IT is less than 100 days since Boris Johnson declared – now infamously – that Yorkshire’s floods were “not a national emergency”.
That was before Storm Ciara inflicted further misery on the Calder Valley – and those areas promised fully functioning defences after the 2015 floods.
Now The Yorkshire Post urges the Prime Minister to take immediate action to aid stricken communities as the county and country, brace for Storm Dennis – and more heavy rain in areas already on high flood alert.
So-called ‘once in a century’ floods and other extreme weather are becoming the norm – and politicians must recognise this – as Calderdale, and others areas, count the cost of the third disaster in eight years.
Yet this is more than a ‘national emergency’ for victims soon forgotten by here-today-gone-tomorrow politicians, once filthy floodwaters subside.
It is a human and economic catastrophe that leaders can no longer afford to ignore as families live, again, in fear of the rain.
And it is why the PM, together with Rishi Sunak, the new Chancellor, and George Eustice, now Environment Secretary, must act.
Today this newspaper – on behalf of the 5.4 million people who live in Yorkshire – challenges the Prime Minister and his top team to adopt this 10-point blueprint:
* Hold – without delay – a summit of key officials and victims to whom Mr Johnson promised so much after the River Don floods last November;
* Commission an inquiry into the leadership and effectiveness of the Environment Agency, vis-a-vis flooding;
* Review future funding levels for flood defences and coastal erosion, taking account of the very latest weather patterns and projections;
* Create a national infrastructure recovery fund so councils can rebuild damaged communities without delay;
* Grant so-called ‘tier 1’ special status to councils in the most vulnerable areas, like Calderdale, so they qualify for vital emergency Government funding;
* Overhaul the Flood Re insurance scheme so affordable cover – as promised – is more widely available;
* Fund a comprehensive river dredging strategy and publish immediately the delivery plan;
* Provide the emergency services with all additional funding required - centrally - and review Army-deployment criteria immediately;
* Commission now an independent Natural Flood Management review and begin implementing its recommendations before the end of this year;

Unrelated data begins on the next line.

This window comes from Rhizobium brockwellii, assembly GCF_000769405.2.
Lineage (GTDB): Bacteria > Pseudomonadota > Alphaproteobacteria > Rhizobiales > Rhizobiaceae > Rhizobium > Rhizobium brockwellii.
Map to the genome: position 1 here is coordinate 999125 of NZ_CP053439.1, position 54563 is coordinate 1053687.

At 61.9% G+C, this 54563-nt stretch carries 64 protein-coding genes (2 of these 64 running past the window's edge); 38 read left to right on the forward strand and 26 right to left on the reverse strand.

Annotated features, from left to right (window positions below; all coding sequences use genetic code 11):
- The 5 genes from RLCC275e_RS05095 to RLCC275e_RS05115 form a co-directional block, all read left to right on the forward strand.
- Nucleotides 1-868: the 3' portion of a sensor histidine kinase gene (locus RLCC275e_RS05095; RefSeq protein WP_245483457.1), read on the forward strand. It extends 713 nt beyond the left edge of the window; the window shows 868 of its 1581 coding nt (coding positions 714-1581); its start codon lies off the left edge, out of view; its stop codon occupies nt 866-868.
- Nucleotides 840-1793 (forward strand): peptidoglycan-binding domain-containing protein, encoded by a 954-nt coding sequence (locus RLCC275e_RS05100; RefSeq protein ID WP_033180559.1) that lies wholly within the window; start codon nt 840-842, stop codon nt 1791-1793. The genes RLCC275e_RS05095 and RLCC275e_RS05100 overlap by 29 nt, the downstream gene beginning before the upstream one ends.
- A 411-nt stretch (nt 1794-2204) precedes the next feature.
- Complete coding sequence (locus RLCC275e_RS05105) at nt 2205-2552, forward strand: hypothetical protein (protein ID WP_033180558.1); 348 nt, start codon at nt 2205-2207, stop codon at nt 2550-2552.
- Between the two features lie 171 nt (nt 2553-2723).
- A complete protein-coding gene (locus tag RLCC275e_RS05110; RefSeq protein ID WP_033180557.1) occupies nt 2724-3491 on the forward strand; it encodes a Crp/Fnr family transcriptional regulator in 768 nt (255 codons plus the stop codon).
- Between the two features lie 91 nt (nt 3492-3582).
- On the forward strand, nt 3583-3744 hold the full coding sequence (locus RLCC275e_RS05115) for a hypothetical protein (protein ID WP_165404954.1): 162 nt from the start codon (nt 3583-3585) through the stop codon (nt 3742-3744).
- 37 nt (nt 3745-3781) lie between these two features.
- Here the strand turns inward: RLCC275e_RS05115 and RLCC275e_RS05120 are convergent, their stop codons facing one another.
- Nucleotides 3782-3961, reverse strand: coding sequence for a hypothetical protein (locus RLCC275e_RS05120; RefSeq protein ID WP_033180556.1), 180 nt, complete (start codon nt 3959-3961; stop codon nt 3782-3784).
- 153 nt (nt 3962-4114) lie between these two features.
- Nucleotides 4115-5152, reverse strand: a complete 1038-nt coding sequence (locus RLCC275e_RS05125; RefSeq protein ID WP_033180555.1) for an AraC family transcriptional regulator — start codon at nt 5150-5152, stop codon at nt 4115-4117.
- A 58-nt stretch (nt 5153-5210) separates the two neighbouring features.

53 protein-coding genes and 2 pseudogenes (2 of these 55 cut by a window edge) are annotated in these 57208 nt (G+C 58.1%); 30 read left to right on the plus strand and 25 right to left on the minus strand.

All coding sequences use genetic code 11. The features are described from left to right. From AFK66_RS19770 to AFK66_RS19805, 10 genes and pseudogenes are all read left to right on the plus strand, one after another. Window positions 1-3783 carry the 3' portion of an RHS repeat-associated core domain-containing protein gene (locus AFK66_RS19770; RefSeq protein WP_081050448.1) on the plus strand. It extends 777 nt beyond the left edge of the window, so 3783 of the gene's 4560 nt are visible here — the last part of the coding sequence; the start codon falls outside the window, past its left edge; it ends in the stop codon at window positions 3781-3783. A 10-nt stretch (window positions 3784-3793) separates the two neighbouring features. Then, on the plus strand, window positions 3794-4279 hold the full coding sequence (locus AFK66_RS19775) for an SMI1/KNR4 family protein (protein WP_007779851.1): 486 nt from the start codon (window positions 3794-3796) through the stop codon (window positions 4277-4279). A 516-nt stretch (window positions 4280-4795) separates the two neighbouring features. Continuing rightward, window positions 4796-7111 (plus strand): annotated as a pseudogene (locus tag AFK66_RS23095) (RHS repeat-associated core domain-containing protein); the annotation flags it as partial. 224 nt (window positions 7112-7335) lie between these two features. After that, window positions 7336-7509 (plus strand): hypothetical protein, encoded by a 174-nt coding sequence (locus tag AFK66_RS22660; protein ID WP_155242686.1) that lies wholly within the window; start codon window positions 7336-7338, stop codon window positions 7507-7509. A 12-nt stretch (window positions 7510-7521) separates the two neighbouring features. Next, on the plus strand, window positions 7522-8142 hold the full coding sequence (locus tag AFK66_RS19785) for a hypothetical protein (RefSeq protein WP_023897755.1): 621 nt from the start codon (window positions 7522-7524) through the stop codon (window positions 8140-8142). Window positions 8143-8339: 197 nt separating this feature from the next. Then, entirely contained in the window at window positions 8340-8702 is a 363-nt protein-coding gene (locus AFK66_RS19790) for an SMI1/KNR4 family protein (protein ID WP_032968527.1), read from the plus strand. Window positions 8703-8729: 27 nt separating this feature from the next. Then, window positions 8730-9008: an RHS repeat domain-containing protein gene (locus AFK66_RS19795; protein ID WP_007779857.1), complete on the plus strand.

* Honour the commitments made by previous Prime Ministers and Ministers to the people of all regions at risk of flooding.
It is a source of regret that this last point has to be made, but it does when the flood defences promised for communities like Mytholmryod, Todmorden and Hebden Bridge in 2015 were incomplete, and inadequate, when Storm Ciara struck last weekend.
There is no trust. When David Cameron visited Todmorden in 2012 he said: “The Government stands by to help in any way we can.”
After the Boxing Day floods of 2015 he insisted: “The key thing is to spend the money where it’s needed,” before making a ‘money is no object’ undertaking. Even now, Leeds still has not received the £23m that it needs to complete its defences.
When you, Mr Johnson, felt first-hand the wrath of Fishlake you contritely conceded: “There is something uniquely traumatic about being forced from your home by floods.”
Those words are today put in context by one Yorkshire council chief executive who told this newspaper just this week that he is at the end of his tether, “finding it extremely difficult to get an immediate and sustained response from the Government.”
This is perhaps unsurprising given Mr Eustice is now the country’s fifth Environment Secretary in five years, replacing Theresa Villiers who - on a recent visit to Yorkshire - refused to answer a single question posed by this newspaper.
It is revealing that Mr Sunak, the new Chancellor, was critical of the Government’s slow response to last summer’s floods in the Dales – part of his Richmond constituency.
It is also striking how many civic leaders here are now expressing a belief that the Ministerial response would be more rapid if it was London - or the Home Counties - at risk.
The Prime Minister must show some belated urgency on an issue that will, in time, be a gravely serious matter of life and death.
To paraphrase Boris Johnson’s great political hero Sir Winston Churchill: “Action this day.”